Ethiopia, Egypt and Sudan resume Renaissance Dam talks
Ethiopia, Egypt and Sudan resume Renaissance Dam talks following deadlock
The trio of African Union countries appear to have come together to discuss the controversial dam.
The three major powers involved in negotiations over Ethiopia's construction of the Grand Renaissance Dam (GERD) reservoir in the Blue Nile have agreed to resume talks, as Addis Ababa reveals that its first-year target has been reached for filling the mega-dam.
Leaders of Ethiopia, Egypt and Sudan announced the resumption of talks following a deadlock due to tensions over its construction, during a virtual meeting between Ethiopian leader Abiy Ahmed, Sudan’s Abdalla Hamdok and Abdel Fattah al-Sisi’s administration.
"The extraordinary meeting... concluded with all parties reaching a major common understanding which paves the way for a breakthrough agreement," Abiy's office said on Twitter.
South Africa’s President Cyril Ramaphosa chaired the online meeting of the African Union, and posted on Twitter: "The trilateral negotiations remain on track."
"It was agreed, at the conclusion of the summit, to continue negotiations and focus for the time being on giving priority to developing a binding legal agreement on the rules for filling and operating the Renaissance Dam," a statement issued by the Egyptian presidency said.
This comes as Ethiopian Prime Minister Abiy Ahmed's office revealed there was enough water to test the dam's first two turbines.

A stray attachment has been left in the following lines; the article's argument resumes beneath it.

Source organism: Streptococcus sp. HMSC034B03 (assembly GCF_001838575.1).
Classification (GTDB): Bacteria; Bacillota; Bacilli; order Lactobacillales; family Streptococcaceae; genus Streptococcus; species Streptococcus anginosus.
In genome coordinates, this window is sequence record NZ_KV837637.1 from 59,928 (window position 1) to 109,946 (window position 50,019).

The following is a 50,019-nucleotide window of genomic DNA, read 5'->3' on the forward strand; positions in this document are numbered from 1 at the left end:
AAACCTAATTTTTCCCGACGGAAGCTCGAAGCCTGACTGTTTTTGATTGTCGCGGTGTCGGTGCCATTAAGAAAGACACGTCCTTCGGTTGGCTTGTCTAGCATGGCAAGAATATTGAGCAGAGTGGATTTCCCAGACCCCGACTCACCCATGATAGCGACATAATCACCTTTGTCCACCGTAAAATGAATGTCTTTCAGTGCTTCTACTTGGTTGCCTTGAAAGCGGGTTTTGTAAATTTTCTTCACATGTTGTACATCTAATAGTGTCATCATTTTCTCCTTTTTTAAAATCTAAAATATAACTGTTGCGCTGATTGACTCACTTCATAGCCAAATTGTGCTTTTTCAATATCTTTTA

"It has become evident over the past two weeks in the rainy season that the GERD first year filling is achieved and the dam under construction is already overtopping," Abiy's office said in a statement, using the acronym for the Grand Ethiopian Renaissance Dam.
Last week, the Sudanese ministry of irrigation and resources revealed a decrease in the level of water coming from Ethiopia at a rate of 900 million cubic metres.
It claimed this was due to Ethiopia filling the Great Renaissance Dam, which was later denied by Addis Ababa.
Tensions remain high
Political tensions have been running high between upstream Ethiopia and downstream Egypt and Sudan after recent ministerial talks failed to produce a deal on the filling and operation of the dam.
Cairo fears the dam would severely cut its Nile water supply, which provides nearly 97 percent of the country's freshwater needs.
Last Tuesday, emergency talks to avert a crisis failed to bear fruit and Ethiopia went ahead with filling the dam the following day.
Egypt said last month at the UN that the dam represents an "existential threat" for the country, endangering its water supply downstream.
Khartoum hopes the dam will help regulate flooding, but in June it warned that millions of lives will be at "great risk" if Ethiopia unilaterally fills the dam.
In a letter to the United Nations Security Council, Sudan raised concerns that water discharged from the GERD could "compromise the safety" of its own Roseires Dam by overwhelming it and causing flooding.